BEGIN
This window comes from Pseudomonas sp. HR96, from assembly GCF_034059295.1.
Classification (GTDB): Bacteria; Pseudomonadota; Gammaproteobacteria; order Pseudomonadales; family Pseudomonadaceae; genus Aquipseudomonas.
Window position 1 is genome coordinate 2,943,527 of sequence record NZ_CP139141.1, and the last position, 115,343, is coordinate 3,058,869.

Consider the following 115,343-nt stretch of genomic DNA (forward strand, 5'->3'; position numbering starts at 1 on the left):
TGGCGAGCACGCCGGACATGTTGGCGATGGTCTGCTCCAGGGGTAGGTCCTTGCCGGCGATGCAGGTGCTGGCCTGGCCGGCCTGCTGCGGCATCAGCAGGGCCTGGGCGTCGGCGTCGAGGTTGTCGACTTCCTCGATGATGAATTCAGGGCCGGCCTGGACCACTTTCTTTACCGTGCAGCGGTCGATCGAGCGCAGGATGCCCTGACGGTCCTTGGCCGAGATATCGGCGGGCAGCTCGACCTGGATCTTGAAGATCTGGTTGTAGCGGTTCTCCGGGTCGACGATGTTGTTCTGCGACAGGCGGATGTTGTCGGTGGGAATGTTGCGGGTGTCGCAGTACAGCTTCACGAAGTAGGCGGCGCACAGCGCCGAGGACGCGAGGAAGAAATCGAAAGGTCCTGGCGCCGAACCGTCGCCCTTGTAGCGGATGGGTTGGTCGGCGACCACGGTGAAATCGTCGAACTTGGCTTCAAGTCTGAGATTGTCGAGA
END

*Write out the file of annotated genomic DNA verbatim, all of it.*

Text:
This window comes from Pseudomonas sp. HR96, from assembly GCF_034059295.1.
Classification (GTDB): Bacteria; Pseudomonadota; Gammaproteobacteria; order Pseudomonadales; family Pseudomonadaceae; genus Aquipseudomonas.
Window position 1 is genome coordinate 2,943,527 of sequence record NZ_CP139141.1, and the last position, 115,343, is coordinate 3,058,869.

Consider the following 115,343-nt stretch of genomic DNA (forward strand, 5'->3'; position numbering starts at 1 on the left):
TGGCGAGCACGCCGGACATGTTGGCGATGGTCTGCTCCAGGGGTAGGTCCTTGCCGGCGATGCAGGTGCTGGCCTGGCCGGCCTGCTGCGGCATCAGCAGGGCCTGGGCGTCGGCGTCGAGGTTGTCGACTTCCTCGATGATGAATTCAGGGCCGGCCTGGACCACTTTCTTTACCGTGCAGCGGTCGATCGAGCGCAGGATGCCCTGACGGTCCTTGGCCGAGATATCGGCGGGCAGCTCGACCTGGATCTTGAAGATCTGGTTGTAGCGGTTCTCCGGGTCGACGATGTTGTTCTGCGACAGGCGGATGTTGTCGGTGGGAATGTTGCGGGTGTCGCAGTACAGCTTCACGAAGTAGGCGGCGCACAGCGCCGAGGACGCGAGGAAGAAATCGAAAGGTCCTGGCGCCGAACCGTCGCCCTTGTAGCGGATGGGTTGGTCGGCGACCACGGTGAAATCGTCGAACTTGGCTTCAAGTCTGAGATTGTCGAGA